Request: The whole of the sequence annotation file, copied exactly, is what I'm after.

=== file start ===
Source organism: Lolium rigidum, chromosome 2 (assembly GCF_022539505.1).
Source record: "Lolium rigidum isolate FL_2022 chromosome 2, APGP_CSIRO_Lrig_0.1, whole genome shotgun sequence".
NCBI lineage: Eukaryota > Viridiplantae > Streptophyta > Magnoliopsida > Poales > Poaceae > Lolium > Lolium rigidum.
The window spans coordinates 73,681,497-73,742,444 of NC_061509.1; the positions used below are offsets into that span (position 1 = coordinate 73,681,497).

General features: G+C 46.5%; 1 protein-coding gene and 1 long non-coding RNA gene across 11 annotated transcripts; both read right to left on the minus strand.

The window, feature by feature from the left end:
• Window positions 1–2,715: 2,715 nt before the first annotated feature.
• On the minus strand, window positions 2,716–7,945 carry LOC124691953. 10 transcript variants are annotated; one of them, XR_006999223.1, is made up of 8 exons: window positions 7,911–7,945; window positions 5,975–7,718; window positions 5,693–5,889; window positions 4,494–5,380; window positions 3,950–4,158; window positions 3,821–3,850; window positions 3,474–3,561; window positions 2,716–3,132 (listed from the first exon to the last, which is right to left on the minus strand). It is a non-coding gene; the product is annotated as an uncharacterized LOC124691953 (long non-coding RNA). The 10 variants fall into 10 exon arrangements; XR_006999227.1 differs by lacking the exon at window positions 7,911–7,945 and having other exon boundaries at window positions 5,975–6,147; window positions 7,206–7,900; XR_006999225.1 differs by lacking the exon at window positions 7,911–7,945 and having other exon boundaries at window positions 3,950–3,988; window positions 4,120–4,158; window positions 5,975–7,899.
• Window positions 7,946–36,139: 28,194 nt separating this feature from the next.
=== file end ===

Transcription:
Source organism: Lolium rigidum, chromosome 2 (assembly GCF_022539505.1).
Source record: "Lolium rigidum isolate FL_2022 chromosome 2, APGP_CSIRO_Lrig_0.1, whole genome shotgun sequence".
NCBI lineage: Eukaryota > Viridiplantae > Streptophyta > Magnoliopsida > Poales > Poaceae > Lolium > Lolium rigidum.
The window spans coordinates 73,681,497-73,742,444 of NC_061509.1; the positions used below are offsets into that span (position 1 = coordinate 73,681,497).

General features: G+C 46.5%; 1 protein-coding gene and 1 long non-coding RNA gene across 11 annotated transcripts; both read right to left on the minus strand.

The window, feature by feature from the left end:
• Window positions 1–2,715: 2,715 nt before the first annotated feature.
• On the minus strand, window positions 2,716–7,945 carry LOC124691953. 10 transcript variants are annotated; one of them, XR_006999223.1, is made up of 8 exons: window positions 7,911–7,945; window positions 5,975–7,718; window positions 5,693–5,889; window positions 4,494–5,380; window positions 3,950–4,158; window positions 3,821–3,850; window positions 3,474–3,561; window positions 2,716–3,132 (listed from the first exon to the last, which is right to left on the minus strand). It is a non-coding gene; the product is annotated as an uncharacterized LOC124691953 (long non-coding RNA). The 10 variants fall into 10 exon arrangements; XR_006999227.1 differs by lacking the exon at window positions 7,911–7,945 and having other exon boundaries at window positions 5,975–6,147; window positions 7,206–7,900; XR_006999225.1 differs by lacking the exon at window positions 7,911–7,945 and having other exon boundaries at window positions 3,950–3,988; window positions 4,120–4,158; window positions 5,975–7,899.
• Window positions 7,946–36,139: 28,194 nt separating this feature from the next.